315

A user has many uploads. I want to add a column to the uploads table that references the user. What should the migration look like?

Here is what I have. I'm not sure if I should use (1) :user_id, :int or (2) :user, :references. I'm not even sure if (2) works. Just trying to do this the "rails" way.

class AddUserToUploads < ActiveRecord::Migration
  def change
    add_column :uploads, :user_id, :integer
  end
end

Relevant question except for Rails 3. Rails 3 migrations: Adding reference column?

721
+150

Rails 4.x

When you already have users and uploads tables and wish to add a new relationship between them.

All you need to do is: just generate a migration using the following command:

rails g migration AddUserToUploads user:references

Which will create a migration file as:

class AddUserToUploads < ActiveRecord::Migration
  def change
    add_reference :uploads, :user, index: true
  end
end

Then, run the migration using rake db:migrate. This migration will take care of adding a new column named user_id to uploads table (referencing id column in users table), PLUS it will also add an index on the new column.

UPDATE [For Rails 4.2]

Rails can’t be trusted to maintain referential integrity; relational databases come to our rescue here. What that means is that we can add foreign key constraints at the database level itself and ensure that database would reject any operation that violates this set referential integrity. As @infoget commented, Rails 4.2 ships with native support for foreign keys(referential integrity). It's not required but you might want to add foreign key(as it's very useful) to the reference that we created above.

To add foreign key to an existing reference, create a new migration to add a foreign key:

class AddForeignKeyToUploads < ActiveRecord::Migration
  def change
    add_foreign_key :uploads, :users
  end
end

To create a completely brand new reference with a foreign key(in Rails 4.2), generate a migration using the following command:

rails g migration AddUserToUploads user:references

which will create a migration file as:

class AddUserToUploads < ActiveRecord::Migration
  def change
    add_reference :uploads, :user, index: true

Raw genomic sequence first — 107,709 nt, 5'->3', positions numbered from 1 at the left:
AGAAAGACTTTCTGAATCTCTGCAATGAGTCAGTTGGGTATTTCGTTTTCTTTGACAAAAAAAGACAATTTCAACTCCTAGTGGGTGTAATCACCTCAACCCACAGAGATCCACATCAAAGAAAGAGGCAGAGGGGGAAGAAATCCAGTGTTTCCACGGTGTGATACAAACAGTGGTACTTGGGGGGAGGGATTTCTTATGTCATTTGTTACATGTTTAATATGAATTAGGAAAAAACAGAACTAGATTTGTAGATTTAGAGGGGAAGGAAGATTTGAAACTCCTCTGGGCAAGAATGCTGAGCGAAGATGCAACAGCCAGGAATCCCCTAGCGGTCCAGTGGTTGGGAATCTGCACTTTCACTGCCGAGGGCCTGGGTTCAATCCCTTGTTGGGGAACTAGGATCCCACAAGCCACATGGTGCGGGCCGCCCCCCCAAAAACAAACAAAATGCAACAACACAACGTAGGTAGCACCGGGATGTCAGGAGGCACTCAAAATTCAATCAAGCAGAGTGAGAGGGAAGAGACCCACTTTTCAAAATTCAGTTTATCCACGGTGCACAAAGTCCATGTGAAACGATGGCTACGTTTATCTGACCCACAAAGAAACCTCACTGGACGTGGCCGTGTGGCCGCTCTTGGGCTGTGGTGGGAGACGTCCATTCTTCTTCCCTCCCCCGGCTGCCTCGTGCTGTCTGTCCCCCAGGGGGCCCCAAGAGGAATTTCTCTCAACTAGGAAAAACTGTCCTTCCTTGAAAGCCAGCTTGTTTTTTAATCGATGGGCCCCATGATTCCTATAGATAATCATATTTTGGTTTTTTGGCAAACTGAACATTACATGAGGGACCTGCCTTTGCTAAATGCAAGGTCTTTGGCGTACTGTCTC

add_foreign_key :uploads, :users
  end
end

This will add a new foreign key to the user_id column of the uploads table. The key references the id column in users table.

NOTE: This is in addition to adding a reference so you still need to create a reference first then foreign key (you can choose to create a foreign key in the same migration or a separate migration file). Active Record only supports single column foreign keys and currently only mysql, mysql2 and PostgreSQL adapters are supported. Don't try this with other adapters like sqlite3, etc. Refer to Rails Guides: Foreign Keys for your reference.

| improve this answer | |
  • 8
    In many cases it's good to add foreign key as well. add_foreign_key (Rails 4.2) – poerror Mar 12 '15 at 11:11
  • 18
    I believe you can do all in one line: add_reference :uploads, :user, index: true, foreign_key: true @KirtiThorat – user1801879 Jun 7 '15 at 5:13
  • 35
    Now, if you use the special generator syntax for migrations, Rails 4.2 will automatically create the correct migration with foreign key constraints included. rails g migration AddUserToUploads user:references produces add_reference :uploads, :user, index: true, foreign_key: true in the appropriate migration. – jrhorn424 Jul 27 '15 at 22:49
  • 10
    Use ...index: true, foreign_key: true instead o line add_foreign_key. – Washington Botelho Dec 27 '15 at 1:01
  • 2
    Why do we need both foreign_key and t.reference? Isn't t.reference essentially equivalent to foriegn_key + index? – geoboy Sep 14 '17 at 20:24
198

Rails 5

You can still use this command to create the migration:

rails g migration AddUserToUploads user:references